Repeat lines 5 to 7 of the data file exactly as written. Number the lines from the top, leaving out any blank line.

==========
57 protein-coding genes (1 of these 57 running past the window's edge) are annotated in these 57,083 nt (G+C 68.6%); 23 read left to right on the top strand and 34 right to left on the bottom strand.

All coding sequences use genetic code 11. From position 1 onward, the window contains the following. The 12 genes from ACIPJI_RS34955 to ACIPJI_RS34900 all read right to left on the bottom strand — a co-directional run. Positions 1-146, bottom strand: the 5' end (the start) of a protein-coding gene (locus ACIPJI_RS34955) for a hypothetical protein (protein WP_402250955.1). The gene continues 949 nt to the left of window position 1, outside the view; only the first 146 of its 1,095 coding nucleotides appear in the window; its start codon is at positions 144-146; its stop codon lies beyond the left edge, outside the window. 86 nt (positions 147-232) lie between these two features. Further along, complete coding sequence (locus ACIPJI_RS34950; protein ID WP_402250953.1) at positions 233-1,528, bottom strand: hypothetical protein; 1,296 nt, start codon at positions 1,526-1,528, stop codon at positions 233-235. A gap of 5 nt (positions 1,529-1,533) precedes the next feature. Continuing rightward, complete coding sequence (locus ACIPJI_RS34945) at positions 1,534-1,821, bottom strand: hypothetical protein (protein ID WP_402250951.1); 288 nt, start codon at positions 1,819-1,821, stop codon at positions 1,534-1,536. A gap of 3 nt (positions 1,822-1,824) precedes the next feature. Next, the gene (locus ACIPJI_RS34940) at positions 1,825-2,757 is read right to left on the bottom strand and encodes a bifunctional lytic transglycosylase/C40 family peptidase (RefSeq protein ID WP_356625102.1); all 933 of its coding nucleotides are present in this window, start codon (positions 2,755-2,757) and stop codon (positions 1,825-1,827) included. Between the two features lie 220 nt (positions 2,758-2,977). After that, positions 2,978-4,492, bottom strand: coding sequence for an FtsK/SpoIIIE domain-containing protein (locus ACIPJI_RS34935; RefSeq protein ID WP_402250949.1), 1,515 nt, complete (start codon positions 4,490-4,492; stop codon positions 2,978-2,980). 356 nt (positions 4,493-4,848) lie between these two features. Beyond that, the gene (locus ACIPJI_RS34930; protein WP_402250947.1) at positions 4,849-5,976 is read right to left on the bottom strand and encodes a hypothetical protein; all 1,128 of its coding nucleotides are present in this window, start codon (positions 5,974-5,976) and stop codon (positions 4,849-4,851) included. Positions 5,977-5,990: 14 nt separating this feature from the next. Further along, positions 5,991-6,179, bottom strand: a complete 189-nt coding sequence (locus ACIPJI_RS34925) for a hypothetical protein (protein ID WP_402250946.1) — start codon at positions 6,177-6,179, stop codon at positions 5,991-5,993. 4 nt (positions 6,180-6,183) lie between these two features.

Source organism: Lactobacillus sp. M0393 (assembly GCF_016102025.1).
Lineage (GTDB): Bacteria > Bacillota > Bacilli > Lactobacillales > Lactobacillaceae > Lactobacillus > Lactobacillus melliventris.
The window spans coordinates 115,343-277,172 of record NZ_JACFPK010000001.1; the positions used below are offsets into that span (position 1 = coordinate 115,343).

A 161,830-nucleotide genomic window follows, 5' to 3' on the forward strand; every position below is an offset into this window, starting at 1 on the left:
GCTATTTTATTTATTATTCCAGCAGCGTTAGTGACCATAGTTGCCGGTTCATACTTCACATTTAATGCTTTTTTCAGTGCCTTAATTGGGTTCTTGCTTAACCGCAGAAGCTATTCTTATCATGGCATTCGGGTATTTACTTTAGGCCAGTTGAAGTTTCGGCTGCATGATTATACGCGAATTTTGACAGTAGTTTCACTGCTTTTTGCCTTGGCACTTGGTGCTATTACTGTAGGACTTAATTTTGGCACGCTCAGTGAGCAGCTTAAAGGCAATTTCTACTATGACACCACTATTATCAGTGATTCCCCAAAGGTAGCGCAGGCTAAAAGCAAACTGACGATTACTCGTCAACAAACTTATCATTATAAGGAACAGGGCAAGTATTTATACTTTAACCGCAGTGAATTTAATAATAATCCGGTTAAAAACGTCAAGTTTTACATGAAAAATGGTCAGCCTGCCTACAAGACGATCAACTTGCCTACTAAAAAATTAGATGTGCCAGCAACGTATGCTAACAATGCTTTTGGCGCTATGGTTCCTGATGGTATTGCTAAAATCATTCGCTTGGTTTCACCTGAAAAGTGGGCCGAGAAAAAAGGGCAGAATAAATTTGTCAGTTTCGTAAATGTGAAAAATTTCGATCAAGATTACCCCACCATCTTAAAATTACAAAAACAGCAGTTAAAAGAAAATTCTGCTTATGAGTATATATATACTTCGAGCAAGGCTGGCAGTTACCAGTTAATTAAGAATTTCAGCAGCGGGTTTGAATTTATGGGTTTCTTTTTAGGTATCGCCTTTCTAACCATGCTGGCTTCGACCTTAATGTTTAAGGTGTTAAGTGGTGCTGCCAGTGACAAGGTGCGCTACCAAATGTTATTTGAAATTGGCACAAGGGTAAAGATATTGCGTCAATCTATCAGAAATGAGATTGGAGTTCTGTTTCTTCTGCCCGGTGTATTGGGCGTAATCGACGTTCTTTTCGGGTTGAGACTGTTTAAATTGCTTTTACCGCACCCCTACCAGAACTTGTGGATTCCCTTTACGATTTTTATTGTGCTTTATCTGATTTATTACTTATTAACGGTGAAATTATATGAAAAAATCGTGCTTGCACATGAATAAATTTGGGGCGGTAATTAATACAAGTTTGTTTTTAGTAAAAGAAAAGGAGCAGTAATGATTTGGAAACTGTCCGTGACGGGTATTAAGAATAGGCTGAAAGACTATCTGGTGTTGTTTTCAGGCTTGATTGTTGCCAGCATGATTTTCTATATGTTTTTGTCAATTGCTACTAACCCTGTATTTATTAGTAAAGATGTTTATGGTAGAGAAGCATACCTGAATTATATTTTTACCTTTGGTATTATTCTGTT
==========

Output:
The window spans coordinates 115,343-277,172 of record NZ_JACFPK010000001.1; the positions used below are offsets into that span (position 1 = coordinate 115,343).

A 161,830-nucleotide genomic window follows, 5' to 3' on the forward strand; every position below is an offset into this window, starting at 1 on the left:
GCTATTTTATTTATTATTCCAGCAGCGTTAGTGACCATAGTTGCCGGTTCATACTTCACATTTAATGCTTTTTTCAGTGCCTTAATTGGGTTCTTGCTTAACCGCAGAAGCTATTCTTATCATGGCATTCGGGTATTTACTTTAGGCCAGTTGAAGTTTCGGCTGCATGATTATACGCGAATTTTGACAGTAGTTTCACTGCTTTTTGCCTTGGCACTTGGTGCTATTACTGTAGGACTTAATTTTGGCACGCTCAGTGAGCAGCTTAAAGGCAATTTCTACTATGACACCACTATTATCAGTGATTCCCCAAAGGTAGCGCAGGCTAAAAGCAAACTGACGATTACTCGTCAACAAACTTATCATTATAAGGAACAGGGCAAGTATTTATACTTTAACCGCAGTGAATTTAATAATAATCCGGTTAAAAACGTCAAGTTTTACATGAAAAATGGTCAGCCTGCCTACAAGACGATCAACTTGCCTACTAAAAAATTAGATGTGCCAGCAACGTATGCTAACAATGCTTTTGGCGCTATGGTTCCTGATGGTATTGCTAAAATCATTCGCTTGGTTTCACCTGAAAAGTGGGCCGAGAAAAAAGGGCAGAATAAATTTGTCAGTTTCGTAAATGTGAAAAATTTCGATCAAGATTACCCCACCATCTTAAAATTACAAAAACAGCAGTTAAAAGAAAATTCTGCTTATGAGTATATATATACTTCGAGCAAGGCTGGCAGTTACCAGTTAATTAAGAATTTCAGCAGCGGGTTTGAATTTATGGGTTTCTTTTTAGGTATCGCCTTTCTAACCATGCTGGCTTCGACCTTAATGTTTAAGGTGTTAAGTGGTGCTGCCAGTGACAAGGTGCGCTACCAAATGTTATTTGAAATTGGCACAAGGGTAAAGATATTGCGTCAATCTATCAGAAATGAGATTGGAGTTCTGTTTCTTCTGCCCGGTGTATTGGGCGTAATCGACGTTCTTTTCGGGTTGAGACTGTTTAAATTGCTTTTACCGCACCCCTACCAGAACTTGTGGATTCCCTTTACGATTTTTATTGTGCTTTATCTGATTTATTACTTATTAACGGTGAAATTATATGAAAAAATCGTGCTTGCACATGAATAAATTTGGGGCGGTAATTAATACAAGTTTGTTTTTAGTAAAAGAAAAGGAGCAGTAATGATTTGGAAACTGTCCGTGACGGGTATTAAGAATAGGCTGAAAGACTATCTGGTGTTGTTTTCAGGCTTGATTGTTGCCAGCATGATTTTCTATATGTTTTTGTCAATTGCTACTAACCCTGTATTTATTAGTAAAGATGTTTATGGTAGAGAAGCATACCTGAATTATATTTTTACCTTTGGTATTATTCTGTT